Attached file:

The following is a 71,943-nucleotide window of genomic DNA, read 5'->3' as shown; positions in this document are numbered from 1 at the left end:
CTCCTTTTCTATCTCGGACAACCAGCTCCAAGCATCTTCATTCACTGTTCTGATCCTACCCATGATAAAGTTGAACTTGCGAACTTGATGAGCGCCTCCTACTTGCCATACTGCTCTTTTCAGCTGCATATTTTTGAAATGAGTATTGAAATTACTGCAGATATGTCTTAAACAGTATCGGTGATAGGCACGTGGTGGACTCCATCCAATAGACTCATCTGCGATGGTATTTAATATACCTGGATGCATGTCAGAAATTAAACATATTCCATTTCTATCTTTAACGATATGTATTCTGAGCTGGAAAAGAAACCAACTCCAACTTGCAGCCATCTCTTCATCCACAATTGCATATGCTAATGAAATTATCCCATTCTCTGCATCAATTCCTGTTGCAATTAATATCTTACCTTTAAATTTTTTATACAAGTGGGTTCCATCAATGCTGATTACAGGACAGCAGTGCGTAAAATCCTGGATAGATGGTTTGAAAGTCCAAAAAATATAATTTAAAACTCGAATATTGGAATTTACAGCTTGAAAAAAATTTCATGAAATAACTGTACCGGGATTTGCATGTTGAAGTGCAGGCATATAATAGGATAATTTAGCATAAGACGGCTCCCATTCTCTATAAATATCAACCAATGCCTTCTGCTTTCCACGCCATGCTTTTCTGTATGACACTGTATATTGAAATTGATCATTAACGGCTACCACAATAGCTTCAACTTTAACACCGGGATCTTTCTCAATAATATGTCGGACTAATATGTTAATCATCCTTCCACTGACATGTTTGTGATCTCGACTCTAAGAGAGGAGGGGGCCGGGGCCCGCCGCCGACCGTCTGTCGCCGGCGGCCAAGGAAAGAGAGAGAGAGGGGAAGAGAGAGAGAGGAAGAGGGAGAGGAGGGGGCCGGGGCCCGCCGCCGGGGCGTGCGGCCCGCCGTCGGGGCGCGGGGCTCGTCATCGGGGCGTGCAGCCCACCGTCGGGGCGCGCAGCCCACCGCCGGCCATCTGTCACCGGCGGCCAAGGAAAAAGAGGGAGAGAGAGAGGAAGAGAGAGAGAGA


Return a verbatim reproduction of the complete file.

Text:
The following is a 71,943-nucleotide window of genomic DNA, read 5'->3' as shown; positions in this document are numbered from 1 at the left end:
CTCCTTTTCTATCTCGGACAACCAGCTCCAAGCATCTTCATTCACTGTTCTGATCCTACCCATGATAAAGTTGAACTTGCGAACTTGATGAGCGCCTCCTACTTGCCATACTGCTCTTTTCAGCTGCATATTTTTGAAATGAGTATTGAAATTACTGCAGATATGTCTTAAACAGTATCGGTGATAGGCACGTGGTGGACTCCATCCAATAGACTCATCTGCGATGGTATTTAATATACCTGGATGCATGTCAGAAATTAAACATATTCCATTTCTATCTTTAACGATATGTATTCTGAGCTGGAAAAGAAACCAACTCCAACTTGCAGCCATCTCTTCATCCACAATTGCATATGCTAATGAAATTATCCCATTCTCTGCATCAATTCCTGTTGCAATTAATATCTTACCTTTAAATTTTTTATACAAGTGGGTTCCATCAATGCTGATTACAGGACAGCAGTGCGTAAAATCCTGGATAGATGGTTTGAAAGTCCAAAAAATATAATTTAAAACTCGAATATTGGAATTTACAGCTTGAAAAAAATTTCATGAAATAACTGTACCGGGATTTGCATGTTGAAGTGCAGGCATATAATAGGATAATTTAGCATAAGACGGCTCCCATTCTCTATAAATATCAACCAATGCCTTCTGCTTTCCACGCCATGCTTTTCTGTATGACACTGTATATTGAAATTGATCATTAACGGCTACCACAATAGCTTCAACTTTAACACCGGGATCTTTCTCAATAATATGTCGGACTAATATGTTAATCATCCTTCCACTGACATGTTTGTGATCTCGACTCTAAGAGAGGAGGGGGCCGGGGCCCGCCGCCGACCGTCTGTCGCCGGCGGCCAAGGAAAGAGAGAGAGAGGGGAAGAGAGAGAGAGGAAGAGGGAGAGGAGGGGGCCGGGGCCCGCCGCCGGGGCGTGCGGCCCGCCGTCGGGGCGCGGGGCTCGTCATCGGGGCGTGCAGCCCACCGTCGGGGCGCGCAGCCCACCGCCGGCCATCTGTCACCGGCGGCCAAGGAAAAAGAGGGAGAGAGAGAGGAAGAGAGAGAGAGA